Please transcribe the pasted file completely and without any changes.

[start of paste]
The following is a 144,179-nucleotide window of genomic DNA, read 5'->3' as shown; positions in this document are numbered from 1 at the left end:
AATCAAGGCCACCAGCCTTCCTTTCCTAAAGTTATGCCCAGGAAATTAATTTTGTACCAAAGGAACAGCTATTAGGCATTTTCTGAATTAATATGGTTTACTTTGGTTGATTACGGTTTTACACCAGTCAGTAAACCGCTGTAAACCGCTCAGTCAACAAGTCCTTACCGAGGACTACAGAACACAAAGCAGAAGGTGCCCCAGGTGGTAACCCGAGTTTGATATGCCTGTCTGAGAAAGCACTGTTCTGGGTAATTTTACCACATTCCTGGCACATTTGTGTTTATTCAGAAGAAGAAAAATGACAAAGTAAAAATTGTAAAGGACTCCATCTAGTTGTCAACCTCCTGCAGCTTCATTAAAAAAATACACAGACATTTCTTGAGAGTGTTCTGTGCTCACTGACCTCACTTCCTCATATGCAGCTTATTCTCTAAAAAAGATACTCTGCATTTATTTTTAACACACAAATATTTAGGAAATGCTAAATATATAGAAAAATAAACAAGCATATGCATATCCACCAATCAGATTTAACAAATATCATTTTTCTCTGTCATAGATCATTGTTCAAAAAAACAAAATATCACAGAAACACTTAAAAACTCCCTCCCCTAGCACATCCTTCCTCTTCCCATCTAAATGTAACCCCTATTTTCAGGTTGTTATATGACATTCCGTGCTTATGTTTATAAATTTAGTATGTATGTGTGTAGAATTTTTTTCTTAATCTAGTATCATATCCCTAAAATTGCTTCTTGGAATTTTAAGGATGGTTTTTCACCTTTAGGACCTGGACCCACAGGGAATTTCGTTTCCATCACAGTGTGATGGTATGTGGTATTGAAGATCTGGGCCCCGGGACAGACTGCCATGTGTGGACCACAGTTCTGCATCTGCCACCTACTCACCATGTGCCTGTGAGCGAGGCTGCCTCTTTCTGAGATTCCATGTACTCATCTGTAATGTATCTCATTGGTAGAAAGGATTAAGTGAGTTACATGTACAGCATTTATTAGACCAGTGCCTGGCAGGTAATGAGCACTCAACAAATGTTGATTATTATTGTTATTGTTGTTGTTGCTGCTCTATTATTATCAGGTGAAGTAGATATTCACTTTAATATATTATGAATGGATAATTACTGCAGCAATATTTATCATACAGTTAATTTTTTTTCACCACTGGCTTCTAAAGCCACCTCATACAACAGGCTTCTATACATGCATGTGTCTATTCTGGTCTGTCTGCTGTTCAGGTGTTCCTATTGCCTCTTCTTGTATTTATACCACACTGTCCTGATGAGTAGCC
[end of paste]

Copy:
The following is a 144,179-nucleotide window of genomic DNA, read 5'->3' as shown; positions in this document are numbered from 1 at the left end:
AATCAAGGCCACCAGCCTTCCTTTCCTAAAGTTATGCCCAGGAAATTAATTTTGTACCAAAGGAACAGCTATTAGGCATTTTCTGAATTAATATGGTTTACTTTGGTTGATTACGGTTTTACACCAGTCAGTAAACCGCTGTAAACCGCTCAGTCAACAAGTCCTTACCGAGGACTACAGAACACAAAGCAGAAGGTGCCCCAGGTGGTAACCCGAGTTTGATATGCCTGTCTGAGAAAGCACTGTTCTGGGTAATTTTACCACATTCCTGGCACATTTGTGTTTATTCAGAAGAAGAAAAATGACAAAGTAAAAATTGTAAAGGACTCCATCTAGTTGTCAACCTCCTGCAGCTTCATTAAAAAAATACACAGACATTTCTTGAGAGTGTTCTGTGCTCACTGACCTCACTTCCTCATATGCAGCTTATTCTCTAAAAAAGATACTCTGCATTTATTTTTAACACACAAATATTTAGGAAATGCTAAATATATAGAAAAATAAACAAGCATATGCATATCCACCAATCAGATTTAACAAATATCATTTTTCTCTGTCATAGATCATTGTTCAAAAAAACAAAATATCACAGAAACACTTAAAAACTCCCTCCCCTAGCACATCCTTCCTCTTCCCATCTAAATGTAACCCCTATTTTCAGGTTGTTATATGACATTCCGTGCTTATGTTTATAAATTTAGTATGTATGTGTGTAGAATTTTTTTCTTAATCTAGTATCATATCCCTAAAATTGCTTCTTGGAATTTTAAGGATGGTTTTTCACCTTTAGGACCTGGACCCACAGGGAATTTCGTTTCCATCACAGTGTGATGGTATGTGGTATTGAAGATCTGGGCCCCGGGACAGACTGCCATGTGTGGACCACAGTTCTGCATCTGCCACCTACTCACCATGTGCCTGTGAGCGAGGCTGCCTCTTTCTGAGATTCCATGTACTCATCTGTAATGTATCTCATTGGTAGAAAGGATTAAGTGAGTTACATGTACAGCATTTATTAGACCAGTGCCTGGCAGGTAATGAGCACTCAACAAATGTTGATTATTATTGTTATTGTTGTTGTTGCTGCTCTATTATTATCAGGTGAAGTAGATATTCACTTTAATATATTATGAATGGATAATTACTGCAGCAATATTTATCATACAGTTAATTTTTTTTCACCACTGGCTTCTAAAGCCACCTCATACAACAGGCTTCTATACATGCATGTGTCTATTCTGGTCTGTCTGCTGTTCAGGTGTTCCTATTGCCTCTTCTTGTATTTATACCACACTGTCCTGATGAGTAGCC